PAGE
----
Seminar: "Hybrid Self-Assembled Nanomaterials from Proteins, Peptides, and DNA"
The ability to design materials that mimic the complexity and functionality of biological systems is a long standing goal of nanotechnology, with applications in medicine, energy, and fundamental science. Biological molecules such as proteins, peptides, and DNA possess a rich palette of self-assembly motifs and chemical functional diversity, and are attractive building blocks for the synthesis of such nanomaterials. In this talk, we will describe research in creating hybrid materials that incorporate proteins and peptides with DNA nanotechnology to create cages, nanofibers, and 3D crystals with a high degree of programmability and nanoscale resolution. Key to these endeavors will be (bio)molecular design, organic chemistry for linking components in a site-specific fashion, and the tuning of multiple self-assembly "modes" to create hybrid structures. Although the talk will focus on the fundamental chemistry and self-assembly of these systems, we will also discuss potential applications in areas such as targeted cargo delivery, biomaterials for regenerative medicine, and synthesis of virus- and antibody-mimetic nanostructures.
About the speaker: Nicholas Stephanopoulos was born in Athens, Greece, but grew up outside of Boston, Massachusetts. He obtained his A.B. in chemistry from Harvard University, followed by a one-year stint to earn a Master’s in chemical engineering at MIT. He then pursued doctoral studies at the University of California, Berkeley, working with Prof. Matthew Francis. His research focused on using site-specific bioconjugation chemistry to modify viral capsid nano-scaffolds, in order to create materials for energy, biomedicine, and nanotechnology. After earning his PhD in 2010, he went to Northwestern University for postdoctoral studies, supported by both NIH Ruth Kirschtein and International Institute for Nanotechnology fellowships, working with Prof. Samuel Stupp on self-assembling peptide nanomaterials and their applications to regenerative medicine.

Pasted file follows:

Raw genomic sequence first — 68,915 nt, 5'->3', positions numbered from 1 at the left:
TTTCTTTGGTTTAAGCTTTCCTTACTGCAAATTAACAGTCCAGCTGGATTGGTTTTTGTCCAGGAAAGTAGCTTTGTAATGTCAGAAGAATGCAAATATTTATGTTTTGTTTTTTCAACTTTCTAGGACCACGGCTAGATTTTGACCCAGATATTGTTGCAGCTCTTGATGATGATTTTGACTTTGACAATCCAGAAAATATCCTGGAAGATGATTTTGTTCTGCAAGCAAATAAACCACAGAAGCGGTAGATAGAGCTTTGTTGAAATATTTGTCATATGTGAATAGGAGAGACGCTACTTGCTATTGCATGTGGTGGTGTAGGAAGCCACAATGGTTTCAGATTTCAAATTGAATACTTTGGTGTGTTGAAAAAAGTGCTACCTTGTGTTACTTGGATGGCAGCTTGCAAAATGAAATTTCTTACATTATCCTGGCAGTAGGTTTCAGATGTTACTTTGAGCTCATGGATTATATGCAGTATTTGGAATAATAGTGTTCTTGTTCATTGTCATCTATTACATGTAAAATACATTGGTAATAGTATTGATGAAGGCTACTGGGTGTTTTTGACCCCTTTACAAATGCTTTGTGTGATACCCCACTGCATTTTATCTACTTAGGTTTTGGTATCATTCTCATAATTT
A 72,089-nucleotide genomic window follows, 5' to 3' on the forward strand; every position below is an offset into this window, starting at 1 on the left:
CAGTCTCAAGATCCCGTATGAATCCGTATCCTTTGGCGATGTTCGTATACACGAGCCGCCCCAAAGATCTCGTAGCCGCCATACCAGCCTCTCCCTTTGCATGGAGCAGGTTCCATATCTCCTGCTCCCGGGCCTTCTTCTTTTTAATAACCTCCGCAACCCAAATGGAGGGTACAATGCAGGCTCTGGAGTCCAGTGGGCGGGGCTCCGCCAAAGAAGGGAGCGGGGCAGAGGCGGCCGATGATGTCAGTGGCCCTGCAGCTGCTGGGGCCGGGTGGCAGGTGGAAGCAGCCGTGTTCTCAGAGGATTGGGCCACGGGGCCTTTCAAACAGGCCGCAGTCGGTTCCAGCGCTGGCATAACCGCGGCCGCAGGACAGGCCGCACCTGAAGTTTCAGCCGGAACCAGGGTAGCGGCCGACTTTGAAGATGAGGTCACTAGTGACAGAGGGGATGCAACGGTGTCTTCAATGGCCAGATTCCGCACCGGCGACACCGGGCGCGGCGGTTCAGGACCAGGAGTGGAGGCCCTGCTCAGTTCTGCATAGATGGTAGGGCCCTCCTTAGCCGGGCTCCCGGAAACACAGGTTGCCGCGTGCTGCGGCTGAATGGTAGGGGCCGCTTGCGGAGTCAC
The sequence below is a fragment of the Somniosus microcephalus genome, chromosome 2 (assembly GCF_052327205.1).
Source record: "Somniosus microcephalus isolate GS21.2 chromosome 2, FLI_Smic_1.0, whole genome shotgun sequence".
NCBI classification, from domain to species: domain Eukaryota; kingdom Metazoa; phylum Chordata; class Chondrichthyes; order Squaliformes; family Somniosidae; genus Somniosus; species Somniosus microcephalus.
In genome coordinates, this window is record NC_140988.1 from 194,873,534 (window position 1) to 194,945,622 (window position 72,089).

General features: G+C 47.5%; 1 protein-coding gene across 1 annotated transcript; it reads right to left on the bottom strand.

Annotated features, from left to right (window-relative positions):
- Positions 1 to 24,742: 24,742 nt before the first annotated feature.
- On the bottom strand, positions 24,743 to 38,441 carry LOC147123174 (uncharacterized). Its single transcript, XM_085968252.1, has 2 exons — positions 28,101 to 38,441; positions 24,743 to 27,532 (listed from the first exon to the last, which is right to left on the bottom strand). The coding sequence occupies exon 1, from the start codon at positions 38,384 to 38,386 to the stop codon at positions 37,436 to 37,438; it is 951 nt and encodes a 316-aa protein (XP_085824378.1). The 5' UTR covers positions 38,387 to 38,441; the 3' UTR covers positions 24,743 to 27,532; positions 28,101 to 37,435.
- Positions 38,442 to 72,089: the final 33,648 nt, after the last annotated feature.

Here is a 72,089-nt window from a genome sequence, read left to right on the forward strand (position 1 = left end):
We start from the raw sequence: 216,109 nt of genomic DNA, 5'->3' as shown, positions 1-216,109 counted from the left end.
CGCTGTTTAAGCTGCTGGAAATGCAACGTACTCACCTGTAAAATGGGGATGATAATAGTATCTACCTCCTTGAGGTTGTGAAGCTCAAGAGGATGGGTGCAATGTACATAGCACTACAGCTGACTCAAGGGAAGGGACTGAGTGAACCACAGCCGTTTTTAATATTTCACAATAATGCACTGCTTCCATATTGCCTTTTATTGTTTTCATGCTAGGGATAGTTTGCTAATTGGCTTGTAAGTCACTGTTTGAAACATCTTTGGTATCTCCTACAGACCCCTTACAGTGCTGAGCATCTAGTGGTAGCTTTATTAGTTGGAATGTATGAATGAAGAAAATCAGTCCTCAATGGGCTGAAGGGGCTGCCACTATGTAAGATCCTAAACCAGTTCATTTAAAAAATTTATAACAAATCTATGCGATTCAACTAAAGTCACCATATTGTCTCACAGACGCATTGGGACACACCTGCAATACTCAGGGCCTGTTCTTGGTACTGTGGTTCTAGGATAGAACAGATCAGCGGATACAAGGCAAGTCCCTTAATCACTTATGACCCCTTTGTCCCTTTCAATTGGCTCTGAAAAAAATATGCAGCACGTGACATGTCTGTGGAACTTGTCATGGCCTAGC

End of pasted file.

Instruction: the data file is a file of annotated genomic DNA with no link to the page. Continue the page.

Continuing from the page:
At both Berkeley and Northwestern, Prof. Stephanopoulos became interested in integrating proteins and peptides with DNA nanotechnology. In 2015, he began his independent career at Arizona State University, with a goal to merge these molecules into a new class of hybrid nanomaterials, with applications across a range of fields. He is currently an assistant professor in the School of Molecular Sciences and the Biodesign Institute’s Center for Molecular Design and Biomimetics, with affiliate appointments in Biomedical Engineering and Chemical Engineering. Since coming to ASU, Prof. Stephanopoulos has received a number of accolades, including the 2016 Air Force (AFOSR) Young Investigator Award, the 2018 NSF CAREER, and the 2018 NIH Director's New Innovator Award.